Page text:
I can’t remember the last time I drank a cup of hot coffee. I like hot coffee. It appears to be too much to ask for these days. Including at work, when I poured my hot coffee into a disposable cup and slammed it down while standing in the OR corridor prior to attending a C-section. This is not relaxing or calming. Honestly.

And then, in the midst of it all…I am reminded of the LOVE that I have and that I am.

I am tired, frustrated, irritable, and weepy. I find it a struggle to put one foot in front of the other with a smile. 

But a bad day or a bad week doesn’t constitute a bad life.

I am filled with hope that we’ll all get back on track.

That I’ll find my center again.

That the full moon will pass.

That the tears will dry.

That I will fill up on the screeches and screams instead of cringe.

I know my lap won’t always be so full and bumpy.

I am deeply understanding that this is the beauty of life after loss.

My inability to see through the current fog doesn’t mean I don’t appreciate it’s mystery and question its presence.

I get it. It’s real life. It’s loud, fast, maddening, joyful, and sweet.

All within normal limits. And it’s easier to see it when I look in their eyes.

The crocheted blanket…

Although I can offer my condolences to a family who just lost their newborn baby, I cannot fix the reason I am offering my understanding and love in the first place. I have no answers most of the time. All I can do is share that they are not alone, that their baby matters to them, to us, and the world. 

I remind them that there is no right or wrong way to integrate this loss. Some insist from the very minute they learn of their baby’s demise that there will be a tattoo. Even if they aren’t tattoo kind of people. Others refuse photos initially, but give in after they hear our pleas. 

They are very tastefully done. 

They are in black and white.

They become absolute treasures.

They are all you will have left.

It’s all true. There aren’t crawling pictures, preschool photos, or graduation invites. The family walks out of the hospital one less family member than they walked in. There is no soothing balm for that.

The space this baby leaves is a chasm that I try to bridge as a caregiver. I always take two sets of footprints and handprints. Just in case if something should happen to the one set you have. I try to find a lovely lotion I can put on the blanket I wrap the baby in, sometimes in dire need to cover up a horrific smell, other times to help mom “bank” her memory of her baby. 

I remind you to hold your baby for hours and hours if that feels right. There is no need to rush to the morgue. And, if you change your mind and need more time with your baby, I will go get your baby from the morgue and wrap him or her in warm blankets to help the chill go away. I will encourage you to just BE with your baby. Examine every finger and toe. Kiss her cheeks. Nuzzle his neck. There will never be another time. 

And when the time comes to say goodbye, I will take your beautiful baby, and with grace and dignity I will wrap him up, remind him that Mommy and Daddy love him very much, thank him for his presence, his gifts, his spirit, and send blessings to the parents who’ve just joined the club of Empty Arms, Broken Heart.

I will then take a deep breath and wonder about the person who took the time to crochet the beautiful blanket that I just gave to the mother. The blanket that was wrapped around her baby’s body. The blanket which will become the catcher for all the many tears to come. The blanket which she might sleep with, just to be close to her baby who now lives on in her heart and spirit.  That person who spent all that time crocheting the blanket and donated it to our hospital, had no idea what a gift she gave. I for one, am grateful.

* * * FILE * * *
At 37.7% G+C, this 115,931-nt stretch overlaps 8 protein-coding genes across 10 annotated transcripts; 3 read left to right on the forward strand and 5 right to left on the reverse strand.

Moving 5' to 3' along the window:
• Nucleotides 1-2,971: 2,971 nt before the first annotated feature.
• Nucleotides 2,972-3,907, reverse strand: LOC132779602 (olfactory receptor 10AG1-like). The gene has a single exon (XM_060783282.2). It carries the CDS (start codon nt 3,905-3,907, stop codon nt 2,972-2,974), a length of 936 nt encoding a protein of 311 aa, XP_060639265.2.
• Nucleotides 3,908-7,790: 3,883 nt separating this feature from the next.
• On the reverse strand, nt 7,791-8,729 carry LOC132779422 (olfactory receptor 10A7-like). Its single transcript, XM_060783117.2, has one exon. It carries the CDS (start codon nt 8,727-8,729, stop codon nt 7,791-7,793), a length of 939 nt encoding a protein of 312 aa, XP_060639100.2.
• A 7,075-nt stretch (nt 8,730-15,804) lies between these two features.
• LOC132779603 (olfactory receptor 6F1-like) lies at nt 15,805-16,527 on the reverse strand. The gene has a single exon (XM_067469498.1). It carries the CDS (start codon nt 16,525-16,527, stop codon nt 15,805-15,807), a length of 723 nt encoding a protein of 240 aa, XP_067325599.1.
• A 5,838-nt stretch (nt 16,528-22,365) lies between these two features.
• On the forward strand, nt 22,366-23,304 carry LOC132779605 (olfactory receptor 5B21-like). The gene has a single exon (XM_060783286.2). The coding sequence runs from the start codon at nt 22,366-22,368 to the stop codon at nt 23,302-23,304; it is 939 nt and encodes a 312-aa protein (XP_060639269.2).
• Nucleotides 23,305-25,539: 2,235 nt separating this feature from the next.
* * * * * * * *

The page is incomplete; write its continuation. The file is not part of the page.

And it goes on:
The Deep Sigh and a Jumpsuit…

He’s wearing the dark blue “daddy jumpsuit”. He’s about to become a dad for the first time. Staring at the wall in front of him, he anxiously waits for us to call him in the operating room to join his wife giving birth. 

He looks up from his phone for a brief minute as I introduce myself.  I let him know I am here to help take care of his baby. I ask all the easy questions. Is this your first baby? Is this a boy or a girl? Do you have a name picked out yet? I see his eyes dart back to his phone.  Not great reception down here, I say. Don’t worry you won’t miss anything. We’re just getting everything set up for the baby.

I stand next to the surgeons as they scrub in. I wait to sneak in and grab a pair of splash goggles, a mask, and a fingernail pick.  All three of us scrubbing up to the elbows to become sterile in order to welcome this new baby into the world as aseptically as possible.  All three of us women, mothers. 

I follow the doctors into the OR, donning our sterile gowns, gloves, and I stand near the sterile drape that covers everything except a window onto mom’s abdomen. Her husband can come in now, says the surgeon as she makes the first cut.

He sits next to her. Holds her hand. She says she’s nauseous, she can’t breathe. Her nervousness is clear now to all present in the room. He is now becoming anxious as well. The doctors use easy, clear language to remind her that this is expected, normal in fact. Almost to baby…announces the doctor.

The head is delivered first, followed by bulb suctioning of the nose and mouth, a strong tug on the head and neck and the rest of the body follows. And we’re out, I say. Time is called out.  Then the cry. 

I take the baby from the surgeon’s hands and carry him to the radiant warmer to do my job. Apgars 8/9. Which is an easy way to say I didn’t have to do much.

I ask Daddy to trim the cord. I remind him to take pictures. I point out 10 fingers, 10 toes. I answer his questions. I encourage him to touch his son. To talk to him. I wrap him up and take him over to Mom. They hold their new son together. Tears flow freely from her eyes. She is overwhelmed with joy and responsibility. He is beaming with pride.